82.2 percent of manufacturers identified rising health care and insurance costs as their top challenge, an increase from 74.0 percent in the previous survey months earlier. In the last 10 years, employee healthcare costs are up close to 70%.
66.9 percent identified the unfavorable business climate due to taxes and regulation as an important challenge.
66.9 percent listed uncertainties related to the political climate as a top concern.
The NAM (Chief Economist Chad Moutray) warns that the manufacturing sector remains stuck in neutral as the sector faces a number of challenges and uncertainties about rising healthcare costs, taxes and the regulatory environment. To see strong growth in the manufacturing sector through 2014 and into 2015, economists agree that Washington needs to act responsibly to reduce these uncertainties allowing businesses to make plans for the future. Cooperation and agreement from policy makers will be critical to better global competitiveness in US manufacturing. Washington will clearly be the biggest headwind.
The Internet of Things:
What is it?
Last month, Goldman Sachs Equity Research highlighted an interesting topic – The “IoT” – or Internet of Things. This third wave of the internet is the next mega-trend and may be the biggest one yet.
The Internet of Things connects devices such as everyday consumer objects and industrial equipment onto the network, enabling information gathering and management of these devices via software to increase efficiency, enable new services, or achieve other health, safety or environmental benefits.
What the IoT does
How it differs from the Internet
Leverages sensors attached to things (e.g. temperature, pressure, acceleration)
More data is generated by things with sensors than by people
Adds intelligence to manual processes (eg, reduce power usage on hot days)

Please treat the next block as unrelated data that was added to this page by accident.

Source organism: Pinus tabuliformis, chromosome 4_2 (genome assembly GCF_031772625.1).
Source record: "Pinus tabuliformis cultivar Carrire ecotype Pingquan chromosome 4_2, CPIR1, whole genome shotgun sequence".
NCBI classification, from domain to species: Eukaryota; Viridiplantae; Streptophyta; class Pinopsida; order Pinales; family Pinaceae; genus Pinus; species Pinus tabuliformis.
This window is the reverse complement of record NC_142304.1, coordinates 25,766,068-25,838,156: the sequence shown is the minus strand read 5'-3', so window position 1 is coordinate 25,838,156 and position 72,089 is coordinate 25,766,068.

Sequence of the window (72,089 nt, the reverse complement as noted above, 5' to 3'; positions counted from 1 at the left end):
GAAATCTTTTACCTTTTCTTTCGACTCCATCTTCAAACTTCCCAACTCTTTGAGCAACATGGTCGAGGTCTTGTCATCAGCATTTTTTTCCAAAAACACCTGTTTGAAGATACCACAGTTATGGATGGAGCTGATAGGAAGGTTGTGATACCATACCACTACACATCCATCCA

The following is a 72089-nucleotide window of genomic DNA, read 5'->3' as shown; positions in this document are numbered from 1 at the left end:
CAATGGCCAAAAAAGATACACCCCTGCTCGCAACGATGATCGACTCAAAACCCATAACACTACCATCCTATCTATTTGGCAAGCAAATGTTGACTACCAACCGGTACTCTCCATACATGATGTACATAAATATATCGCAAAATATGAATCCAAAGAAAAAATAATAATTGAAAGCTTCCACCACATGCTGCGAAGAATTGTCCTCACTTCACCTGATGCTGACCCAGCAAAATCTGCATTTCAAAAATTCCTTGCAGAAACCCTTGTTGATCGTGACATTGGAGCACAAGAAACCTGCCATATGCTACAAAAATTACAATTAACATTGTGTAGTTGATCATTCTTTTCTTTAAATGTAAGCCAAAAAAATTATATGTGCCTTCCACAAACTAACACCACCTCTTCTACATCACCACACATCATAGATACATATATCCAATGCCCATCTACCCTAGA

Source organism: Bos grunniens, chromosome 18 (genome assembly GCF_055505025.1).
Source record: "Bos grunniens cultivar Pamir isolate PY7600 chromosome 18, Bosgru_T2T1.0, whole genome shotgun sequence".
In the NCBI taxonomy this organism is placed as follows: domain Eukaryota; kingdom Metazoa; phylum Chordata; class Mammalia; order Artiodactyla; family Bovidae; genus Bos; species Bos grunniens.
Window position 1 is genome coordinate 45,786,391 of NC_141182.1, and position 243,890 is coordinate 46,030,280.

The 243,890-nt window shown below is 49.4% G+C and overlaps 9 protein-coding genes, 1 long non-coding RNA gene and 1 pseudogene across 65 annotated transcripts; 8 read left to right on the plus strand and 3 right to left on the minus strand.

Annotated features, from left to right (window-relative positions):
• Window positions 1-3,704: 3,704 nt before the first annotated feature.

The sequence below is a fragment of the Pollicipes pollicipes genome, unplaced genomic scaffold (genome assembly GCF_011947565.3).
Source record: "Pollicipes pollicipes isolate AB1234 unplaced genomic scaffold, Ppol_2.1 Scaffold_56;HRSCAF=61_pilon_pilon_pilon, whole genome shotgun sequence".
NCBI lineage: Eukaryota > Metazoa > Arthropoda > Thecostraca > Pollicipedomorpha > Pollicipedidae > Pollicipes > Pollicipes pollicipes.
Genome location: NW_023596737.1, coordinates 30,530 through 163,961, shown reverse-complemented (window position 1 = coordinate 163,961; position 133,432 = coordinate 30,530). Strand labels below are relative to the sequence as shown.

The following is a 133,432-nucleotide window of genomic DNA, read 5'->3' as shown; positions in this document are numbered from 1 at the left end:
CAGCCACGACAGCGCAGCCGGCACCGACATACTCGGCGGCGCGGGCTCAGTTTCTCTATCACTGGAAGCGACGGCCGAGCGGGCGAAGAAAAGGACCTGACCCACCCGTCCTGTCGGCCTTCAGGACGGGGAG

Extends the internet’s productivity gains to things, not just people
Connects objects to the network (eg thermostats, cars, watches)
Some of the intelligence shifts from the cloud to the network’s edge (“fog” computing)
Customizes technology and process to specific verticals (eg healthcare, retail, oil)
Unlike the broad horizontal reach of PCs and smartphones, the IoT is very fragmented
Deployed pervasively (eg on the human body, in cars, homes, cities, factories)
Ubiquitous presence, resulting in an order of magnitude more devices and even greater security concerns
Source: Goldman Sachs Global Investment Research.
Falls River Group, LLC, a Global Merger and Acquisition Advisory Firm based in Naples, Florida, and a member of IMAP, an exclusive global partnership of leading M&A firms providing M&A services focused on the middle market. IMAP celebrates 40 years of successful global collaboration with consistent ranking among the top M&A advisories throughout the world. From more than 35 countries throughout North and South America, Eastern and Western Europe, the Middle East and Asia, IMAP advisers provide strategic merger, acquisition, and divestiture and related corporate finance services.
Members of Falls River Group are registered representative of and securities transactions are conducted through StillPoint Capital, LLC, Member FINRA/SIPC (www.finra.org and www.sipc.org ), Tampa, FL. StillPoint is not affiliated with Falls River Group.